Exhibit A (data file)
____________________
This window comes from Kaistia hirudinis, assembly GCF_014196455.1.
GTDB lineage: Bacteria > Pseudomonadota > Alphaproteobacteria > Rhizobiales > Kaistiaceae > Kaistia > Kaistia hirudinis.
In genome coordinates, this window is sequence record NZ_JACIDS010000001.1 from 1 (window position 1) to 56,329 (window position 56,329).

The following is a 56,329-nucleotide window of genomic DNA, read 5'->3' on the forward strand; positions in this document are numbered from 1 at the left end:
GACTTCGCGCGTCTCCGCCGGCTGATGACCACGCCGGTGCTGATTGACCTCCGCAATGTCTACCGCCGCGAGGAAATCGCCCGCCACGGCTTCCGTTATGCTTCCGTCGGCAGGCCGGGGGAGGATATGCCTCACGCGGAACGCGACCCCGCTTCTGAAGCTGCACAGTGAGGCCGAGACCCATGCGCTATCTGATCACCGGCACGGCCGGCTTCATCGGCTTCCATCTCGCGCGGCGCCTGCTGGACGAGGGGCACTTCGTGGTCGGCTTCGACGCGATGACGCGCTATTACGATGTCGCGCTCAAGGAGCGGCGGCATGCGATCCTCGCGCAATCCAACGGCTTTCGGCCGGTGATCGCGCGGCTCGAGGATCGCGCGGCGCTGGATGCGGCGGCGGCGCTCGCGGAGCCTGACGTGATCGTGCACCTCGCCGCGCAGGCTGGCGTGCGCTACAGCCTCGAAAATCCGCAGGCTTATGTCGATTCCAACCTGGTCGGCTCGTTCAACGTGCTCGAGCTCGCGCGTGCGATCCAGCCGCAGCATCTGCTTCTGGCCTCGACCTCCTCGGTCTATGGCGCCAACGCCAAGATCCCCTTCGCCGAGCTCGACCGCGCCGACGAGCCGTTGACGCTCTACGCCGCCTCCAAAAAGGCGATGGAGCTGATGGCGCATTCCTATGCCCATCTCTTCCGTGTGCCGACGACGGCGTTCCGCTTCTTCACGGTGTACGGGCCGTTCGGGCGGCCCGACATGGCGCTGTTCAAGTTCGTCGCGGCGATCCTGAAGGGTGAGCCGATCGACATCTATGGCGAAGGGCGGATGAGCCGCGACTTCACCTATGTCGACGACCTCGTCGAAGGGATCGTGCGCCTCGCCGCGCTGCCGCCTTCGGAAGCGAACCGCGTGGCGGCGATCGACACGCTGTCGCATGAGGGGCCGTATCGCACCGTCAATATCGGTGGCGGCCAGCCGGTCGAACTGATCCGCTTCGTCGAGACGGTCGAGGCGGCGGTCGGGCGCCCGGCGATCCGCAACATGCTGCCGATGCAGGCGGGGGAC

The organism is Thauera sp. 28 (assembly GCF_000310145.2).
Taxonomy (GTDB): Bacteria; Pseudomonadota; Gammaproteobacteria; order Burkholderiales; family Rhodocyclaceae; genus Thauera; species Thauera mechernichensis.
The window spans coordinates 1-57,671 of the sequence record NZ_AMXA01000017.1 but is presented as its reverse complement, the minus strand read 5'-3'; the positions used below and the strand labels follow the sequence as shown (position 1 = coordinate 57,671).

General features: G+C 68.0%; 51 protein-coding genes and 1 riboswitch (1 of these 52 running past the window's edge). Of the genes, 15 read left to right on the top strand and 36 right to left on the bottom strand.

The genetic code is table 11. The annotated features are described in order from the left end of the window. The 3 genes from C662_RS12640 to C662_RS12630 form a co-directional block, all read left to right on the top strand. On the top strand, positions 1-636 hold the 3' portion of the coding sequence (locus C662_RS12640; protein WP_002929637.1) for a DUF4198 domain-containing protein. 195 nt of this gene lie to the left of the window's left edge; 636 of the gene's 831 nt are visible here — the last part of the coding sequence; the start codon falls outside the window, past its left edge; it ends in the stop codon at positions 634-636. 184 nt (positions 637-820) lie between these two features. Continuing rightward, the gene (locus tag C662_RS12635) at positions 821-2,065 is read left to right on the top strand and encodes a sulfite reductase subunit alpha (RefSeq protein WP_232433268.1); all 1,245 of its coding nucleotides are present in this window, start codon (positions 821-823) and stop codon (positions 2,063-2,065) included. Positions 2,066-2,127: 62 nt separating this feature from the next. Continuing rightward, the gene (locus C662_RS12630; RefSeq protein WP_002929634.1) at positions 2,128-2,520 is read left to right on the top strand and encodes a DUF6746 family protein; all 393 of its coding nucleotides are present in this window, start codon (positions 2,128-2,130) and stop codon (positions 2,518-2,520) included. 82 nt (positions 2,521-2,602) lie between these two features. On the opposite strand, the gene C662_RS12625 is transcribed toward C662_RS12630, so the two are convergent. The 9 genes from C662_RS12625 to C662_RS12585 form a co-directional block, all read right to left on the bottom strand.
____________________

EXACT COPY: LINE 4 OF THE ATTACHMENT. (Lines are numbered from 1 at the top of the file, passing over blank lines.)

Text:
The following is a 56,329-nucleotide window of genomic DNA, read 5'->3' on the forward strand; positions in this document are numbered from 1 at the left end: